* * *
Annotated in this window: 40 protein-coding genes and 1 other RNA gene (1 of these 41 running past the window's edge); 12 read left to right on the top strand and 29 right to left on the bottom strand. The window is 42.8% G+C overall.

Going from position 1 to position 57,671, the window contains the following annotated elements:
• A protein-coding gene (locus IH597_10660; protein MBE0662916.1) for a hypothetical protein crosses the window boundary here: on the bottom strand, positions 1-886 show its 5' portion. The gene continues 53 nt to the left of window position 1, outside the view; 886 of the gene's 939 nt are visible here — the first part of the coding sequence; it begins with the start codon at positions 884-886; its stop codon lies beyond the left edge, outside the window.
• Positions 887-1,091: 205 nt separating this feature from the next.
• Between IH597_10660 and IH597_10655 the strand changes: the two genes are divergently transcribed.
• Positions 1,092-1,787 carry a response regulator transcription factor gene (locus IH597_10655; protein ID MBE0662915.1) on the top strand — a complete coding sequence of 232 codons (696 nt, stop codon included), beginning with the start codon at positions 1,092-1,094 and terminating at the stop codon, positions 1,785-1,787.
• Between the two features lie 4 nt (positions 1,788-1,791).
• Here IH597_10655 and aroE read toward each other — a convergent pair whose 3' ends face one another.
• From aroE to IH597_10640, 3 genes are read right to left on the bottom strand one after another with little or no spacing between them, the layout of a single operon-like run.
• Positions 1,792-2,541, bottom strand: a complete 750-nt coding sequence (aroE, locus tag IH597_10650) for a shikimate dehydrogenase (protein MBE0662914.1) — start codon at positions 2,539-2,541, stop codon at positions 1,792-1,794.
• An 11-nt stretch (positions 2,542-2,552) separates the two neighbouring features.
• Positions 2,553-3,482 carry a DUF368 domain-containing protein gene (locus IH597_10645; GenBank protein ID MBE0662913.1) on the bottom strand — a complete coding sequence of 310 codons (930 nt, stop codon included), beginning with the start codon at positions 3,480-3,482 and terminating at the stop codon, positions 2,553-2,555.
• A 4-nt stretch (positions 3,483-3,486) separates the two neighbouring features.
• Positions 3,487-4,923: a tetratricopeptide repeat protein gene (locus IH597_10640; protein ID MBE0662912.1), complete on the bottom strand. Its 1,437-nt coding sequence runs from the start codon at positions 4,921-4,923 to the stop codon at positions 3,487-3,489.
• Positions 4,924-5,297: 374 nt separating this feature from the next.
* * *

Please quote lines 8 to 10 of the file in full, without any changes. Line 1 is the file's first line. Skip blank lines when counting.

• Here IH597_10655 and aroE read toward each other — a convergent pair whose 3' ends face one another.
• From aroE to IH597_10640, 3 genes are read right to left on the bottom strand one after another with little or no spacing between them, the layout of a single operon-like run.
• Positions 1,792-2,541, bottom strand: a complete 750-nt coding sequence (aroE, locus tag IH597_10650) for a shikimate dehydrogenase (protein MBE0662914.1) — start codon at positions 2,539-2,541, stop codon at positions 1,792-1,794.